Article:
I think you should start worrying for Obama/Comey/HRC/Brennan/Lynch/Clapper/Holder/sztrok.

That's likely what the redacted ongoing matters is about.

Prepare yourself


Very good points toolgal, as usual for you! I had this exact same thought


I am curious to see who ends up with the distinction and privilege of going after this motley crew of treasonous leaches



posted on Apr, 18 2019 @ 06:37 PM
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a reply to: JBurns

Thanks and I can't wait! Although I fear how those suffering from TDS are going to react.



posted on Apr, 18 2019 @ 06:38 PM
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originally posted by: sligtlyskeptical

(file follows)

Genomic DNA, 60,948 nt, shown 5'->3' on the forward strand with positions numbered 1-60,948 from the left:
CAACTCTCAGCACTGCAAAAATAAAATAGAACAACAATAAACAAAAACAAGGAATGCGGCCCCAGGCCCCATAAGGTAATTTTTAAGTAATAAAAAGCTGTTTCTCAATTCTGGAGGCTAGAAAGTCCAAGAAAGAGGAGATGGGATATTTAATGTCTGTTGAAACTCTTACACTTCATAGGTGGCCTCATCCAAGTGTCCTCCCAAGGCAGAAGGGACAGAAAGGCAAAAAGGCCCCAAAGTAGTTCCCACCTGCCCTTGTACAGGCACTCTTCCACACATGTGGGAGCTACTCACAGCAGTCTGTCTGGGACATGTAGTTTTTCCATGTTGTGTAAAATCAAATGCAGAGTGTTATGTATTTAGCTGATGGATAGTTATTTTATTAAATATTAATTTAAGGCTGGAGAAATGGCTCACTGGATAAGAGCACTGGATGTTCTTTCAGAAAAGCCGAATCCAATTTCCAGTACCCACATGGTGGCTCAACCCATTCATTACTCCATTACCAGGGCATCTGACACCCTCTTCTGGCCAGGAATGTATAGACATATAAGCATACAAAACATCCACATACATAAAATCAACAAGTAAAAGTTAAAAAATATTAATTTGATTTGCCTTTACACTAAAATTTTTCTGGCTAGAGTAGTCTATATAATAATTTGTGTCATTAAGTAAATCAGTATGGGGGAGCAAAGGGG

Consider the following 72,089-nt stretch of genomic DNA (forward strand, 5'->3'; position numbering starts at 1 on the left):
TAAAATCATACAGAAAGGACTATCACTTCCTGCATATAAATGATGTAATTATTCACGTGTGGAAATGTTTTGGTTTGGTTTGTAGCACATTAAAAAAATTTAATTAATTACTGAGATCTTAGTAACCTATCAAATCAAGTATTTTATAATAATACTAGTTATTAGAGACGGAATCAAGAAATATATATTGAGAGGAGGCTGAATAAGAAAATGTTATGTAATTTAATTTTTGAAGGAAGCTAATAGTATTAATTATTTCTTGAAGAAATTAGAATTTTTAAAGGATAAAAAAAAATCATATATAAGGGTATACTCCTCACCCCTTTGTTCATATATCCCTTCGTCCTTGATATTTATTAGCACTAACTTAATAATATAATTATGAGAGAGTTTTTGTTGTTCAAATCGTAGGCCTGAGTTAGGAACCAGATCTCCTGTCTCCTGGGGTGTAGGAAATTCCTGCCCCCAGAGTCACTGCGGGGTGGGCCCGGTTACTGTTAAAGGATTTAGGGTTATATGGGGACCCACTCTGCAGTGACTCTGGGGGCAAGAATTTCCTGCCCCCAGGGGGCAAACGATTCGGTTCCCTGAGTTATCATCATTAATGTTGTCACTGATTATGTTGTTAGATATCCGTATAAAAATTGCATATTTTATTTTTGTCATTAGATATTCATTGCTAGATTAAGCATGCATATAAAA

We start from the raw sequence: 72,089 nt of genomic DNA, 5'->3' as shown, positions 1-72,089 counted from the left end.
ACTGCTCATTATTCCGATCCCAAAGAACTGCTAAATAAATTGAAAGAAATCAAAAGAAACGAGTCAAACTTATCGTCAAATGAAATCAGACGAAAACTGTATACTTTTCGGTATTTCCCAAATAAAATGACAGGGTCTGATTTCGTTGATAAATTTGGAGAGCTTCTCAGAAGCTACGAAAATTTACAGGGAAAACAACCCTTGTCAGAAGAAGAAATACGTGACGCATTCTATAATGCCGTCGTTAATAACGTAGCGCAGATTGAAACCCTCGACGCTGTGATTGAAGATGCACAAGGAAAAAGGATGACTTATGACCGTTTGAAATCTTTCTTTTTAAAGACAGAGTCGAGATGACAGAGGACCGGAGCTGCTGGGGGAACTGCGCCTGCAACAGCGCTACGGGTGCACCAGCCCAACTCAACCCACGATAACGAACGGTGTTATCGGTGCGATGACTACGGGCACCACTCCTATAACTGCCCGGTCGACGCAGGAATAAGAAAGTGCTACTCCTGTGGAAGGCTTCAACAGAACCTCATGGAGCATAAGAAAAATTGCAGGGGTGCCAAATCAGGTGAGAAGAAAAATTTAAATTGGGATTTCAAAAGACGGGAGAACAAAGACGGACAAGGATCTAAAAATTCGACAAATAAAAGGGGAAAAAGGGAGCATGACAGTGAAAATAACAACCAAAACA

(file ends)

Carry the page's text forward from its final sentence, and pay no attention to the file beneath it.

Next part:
There was absolute probably cause for all facets of the investigation. Still much going on behind the scenes as the redactions show. There was plenty of conspiring with the Russians with several folks. They can't tie if back to Trump, but people he associated with look pretty guilty.


Oh really?... Is that why NOT ONE of Trump's campaign officials have been indicted on "Colluding with Russia"?

This is another case of "a left-winger in dire need for reading comprehension classes..."



posted on Apr, 18 2019 @ 06:38 PM
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originally posted by: Jobeycool
Democrats and Republicans are culluding with each other on MSM rehashing the same tireless nonsense everyday about predictable politics.It is so ridiculous fake anymore..Then they disobey Laws of U.S. Constitution and no one goes to jail over bribery,illegal bank bailouts,and wars without congressional approval.C.I.A. corruption.....F.B.I. corruption.....keeps getting worse..